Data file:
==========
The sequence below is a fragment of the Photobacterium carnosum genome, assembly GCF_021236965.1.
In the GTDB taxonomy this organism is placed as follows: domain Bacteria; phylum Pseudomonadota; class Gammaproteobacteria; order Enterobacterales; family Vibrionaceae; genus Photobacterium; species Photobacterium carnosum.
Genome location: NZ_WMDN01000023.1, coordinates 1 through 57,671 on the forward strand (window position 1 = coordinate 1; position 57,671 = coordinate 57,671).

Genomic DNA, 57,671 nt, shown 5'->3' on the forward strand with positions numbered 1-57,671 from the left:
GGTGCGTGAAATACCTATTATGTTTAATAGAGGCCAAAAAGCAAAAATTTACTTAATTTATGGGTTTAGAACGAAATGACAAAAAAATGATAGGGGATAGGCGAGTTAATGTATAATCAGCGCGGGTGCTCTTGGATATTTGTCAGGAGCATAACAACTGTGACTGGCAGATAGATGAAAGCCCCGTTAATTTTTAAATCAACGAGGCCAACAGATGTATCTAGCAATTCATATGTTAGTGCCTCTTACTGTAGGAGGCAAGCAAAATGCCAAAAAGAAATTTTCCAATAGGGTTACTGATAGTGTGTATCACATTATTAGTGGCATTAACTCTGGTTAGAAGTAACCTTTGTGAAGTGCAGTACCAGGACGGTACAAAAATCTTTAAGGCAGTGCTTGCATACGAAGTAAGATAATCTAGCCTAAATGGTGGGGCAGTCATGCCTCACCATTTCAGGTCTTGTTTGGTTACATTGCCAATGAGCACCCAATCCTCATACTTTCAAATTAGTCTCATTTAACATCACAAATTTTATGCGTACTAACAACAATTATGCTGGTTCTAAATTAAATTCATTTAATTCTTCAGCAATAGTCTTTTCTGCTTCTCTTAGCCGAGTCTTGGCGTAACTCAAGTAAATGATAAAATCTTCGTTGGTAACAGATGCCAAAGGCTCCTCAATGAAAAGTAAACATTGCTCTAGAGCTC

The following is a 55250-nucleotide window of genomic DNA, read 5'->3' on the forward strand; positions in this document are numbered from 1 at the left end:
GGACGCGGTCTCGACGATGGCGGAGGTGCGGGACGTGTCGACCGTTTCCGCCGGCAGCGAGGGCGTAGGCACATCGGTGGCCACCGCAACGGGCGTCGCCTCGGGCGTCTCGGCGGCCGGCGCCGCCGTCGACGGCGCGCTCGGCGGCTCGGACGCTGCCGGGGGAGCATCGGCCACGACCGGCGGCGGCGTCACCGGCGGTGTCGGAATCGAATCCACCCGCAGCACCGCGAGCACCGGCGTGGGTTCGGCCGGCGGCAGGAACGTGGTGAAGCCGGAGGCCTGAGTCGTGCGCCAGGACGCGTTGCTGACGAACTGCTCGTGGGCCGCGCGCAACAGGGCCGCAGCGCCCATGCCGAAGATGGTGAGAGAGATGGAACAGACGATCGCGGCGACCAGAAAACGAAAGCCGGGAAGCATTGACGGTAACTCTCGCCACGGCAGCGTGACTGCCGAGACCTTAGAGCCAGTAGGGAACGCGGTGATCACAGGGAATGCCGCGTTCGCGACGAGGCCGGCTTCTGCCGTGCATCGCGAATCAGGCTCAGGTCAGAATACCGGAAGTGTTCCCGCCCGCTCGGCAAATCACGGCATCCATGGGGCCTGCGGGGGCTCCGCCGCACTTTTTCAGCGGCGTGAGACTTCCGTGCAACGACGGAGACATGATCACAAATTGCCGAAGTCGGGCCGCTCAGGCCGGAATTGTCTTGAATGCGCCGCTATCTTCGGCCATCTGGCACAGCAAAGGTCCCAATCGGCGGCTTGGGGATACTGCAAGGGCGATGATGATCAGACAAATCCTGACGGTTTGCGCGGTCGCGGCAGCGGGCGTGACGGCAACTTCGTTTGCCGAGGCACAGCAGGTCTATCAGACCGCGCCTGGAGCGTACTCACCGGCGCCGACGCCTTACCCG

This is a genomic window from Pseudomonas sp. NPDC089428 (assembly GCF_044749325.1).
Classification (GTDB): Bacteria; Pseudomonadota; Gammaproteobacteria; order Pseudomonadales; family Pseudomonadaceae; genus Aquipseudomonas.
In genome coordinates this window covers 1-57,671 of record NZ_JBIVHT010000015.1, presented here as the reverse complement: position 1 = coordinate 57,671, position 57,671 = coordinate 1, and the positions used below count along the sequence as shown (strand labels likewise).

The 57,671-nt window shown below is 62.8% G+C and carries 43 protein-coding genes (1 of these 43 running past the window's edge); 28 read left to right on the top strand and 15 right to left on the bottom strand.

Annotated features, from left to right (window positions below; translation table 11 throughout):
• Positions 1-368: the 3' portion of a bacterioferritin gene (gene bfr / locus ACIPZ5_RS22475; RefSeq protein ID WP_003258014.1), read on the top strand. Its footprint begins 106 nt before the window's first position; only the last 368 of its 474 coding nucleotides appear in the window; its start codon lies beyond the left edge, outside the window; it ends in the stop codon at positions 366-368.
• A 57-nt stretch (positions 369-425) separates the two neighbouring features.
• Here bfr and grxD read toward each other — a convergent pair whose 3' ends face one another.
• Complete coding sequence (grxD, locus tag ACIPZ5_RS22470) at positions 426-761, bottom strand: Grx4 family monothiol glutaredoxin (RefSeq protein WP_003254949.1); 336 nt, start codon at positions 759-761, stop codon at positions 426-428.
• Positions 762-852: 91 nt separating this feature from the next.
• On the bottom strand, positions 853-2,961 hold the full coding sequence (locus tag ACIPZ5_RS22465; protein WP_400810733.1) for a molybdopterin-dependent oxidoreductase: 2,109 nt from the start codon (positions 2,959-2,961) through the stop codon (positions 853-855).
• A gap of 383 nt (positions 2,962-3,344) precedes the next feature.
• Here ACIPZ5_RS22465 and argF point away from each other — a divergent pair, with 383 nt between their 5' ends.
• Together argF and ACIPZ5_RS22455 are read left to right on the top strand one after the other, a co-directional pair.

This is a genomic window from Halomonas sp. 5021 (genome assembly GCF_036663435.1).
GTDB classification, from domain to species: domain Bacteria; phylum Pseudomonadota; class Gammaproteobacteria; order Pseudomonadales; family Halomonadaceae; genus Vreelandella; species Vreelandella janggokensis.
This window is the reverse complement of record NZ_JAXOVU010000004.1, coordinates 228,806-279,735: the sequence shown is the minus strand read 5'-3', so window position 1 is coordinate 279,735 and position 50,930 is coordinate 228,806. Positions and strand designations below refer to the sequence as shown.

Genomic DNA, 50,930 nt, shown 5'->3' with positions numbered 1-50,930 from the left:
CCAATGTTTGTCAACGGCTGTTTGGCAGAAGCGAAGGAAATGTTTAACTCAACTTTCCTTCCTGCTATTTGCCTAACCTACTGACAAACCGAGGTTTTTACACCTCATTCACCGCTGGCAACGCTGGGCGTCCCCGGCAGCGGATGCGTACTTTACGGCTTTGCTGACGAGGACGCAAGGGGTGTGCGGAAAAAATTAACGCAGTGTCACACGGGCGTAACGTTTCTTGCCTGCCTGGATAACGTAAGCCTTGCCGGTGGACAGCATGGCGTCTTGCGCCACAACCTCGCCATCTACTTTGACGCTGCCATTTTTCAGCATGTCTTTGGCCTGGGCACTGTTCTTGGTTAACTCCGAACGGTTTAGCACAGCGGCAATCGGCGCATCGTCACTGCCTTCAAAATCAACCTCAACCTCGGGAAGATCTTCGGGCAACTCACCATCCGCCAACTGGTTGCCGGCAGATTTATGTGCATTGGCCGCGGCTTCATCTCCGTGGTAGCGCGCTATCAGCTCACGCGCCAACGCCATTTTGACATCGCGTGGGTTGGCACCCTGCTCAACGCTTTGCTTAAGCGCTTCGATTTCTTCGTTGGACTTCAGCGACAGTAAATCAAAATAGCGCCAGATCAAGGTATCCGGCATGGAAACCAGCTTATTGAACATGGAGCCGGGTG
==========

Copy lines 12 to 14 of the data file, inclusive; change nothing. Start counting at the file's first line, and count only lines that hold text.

Annotated features, from left to right (window positions below; translation table 11 throughout):
• Positions 1-368: the 3' portion of a bacterioferritin gene (gene bfr / locus ACIPZ5_RS22475; RefSeq protein ID WP_003258014.1), read on the top strand. Its footprint begins 106 nt before the window's first position; only the last 368 of its 474 coding nucleotides appear in the window; its start codon lies beyond the left edge, outside the window; it ends in the stop codon at positions 366-368.
• A 57-nt stretch (positions 369-425) separates the two neighbouring features.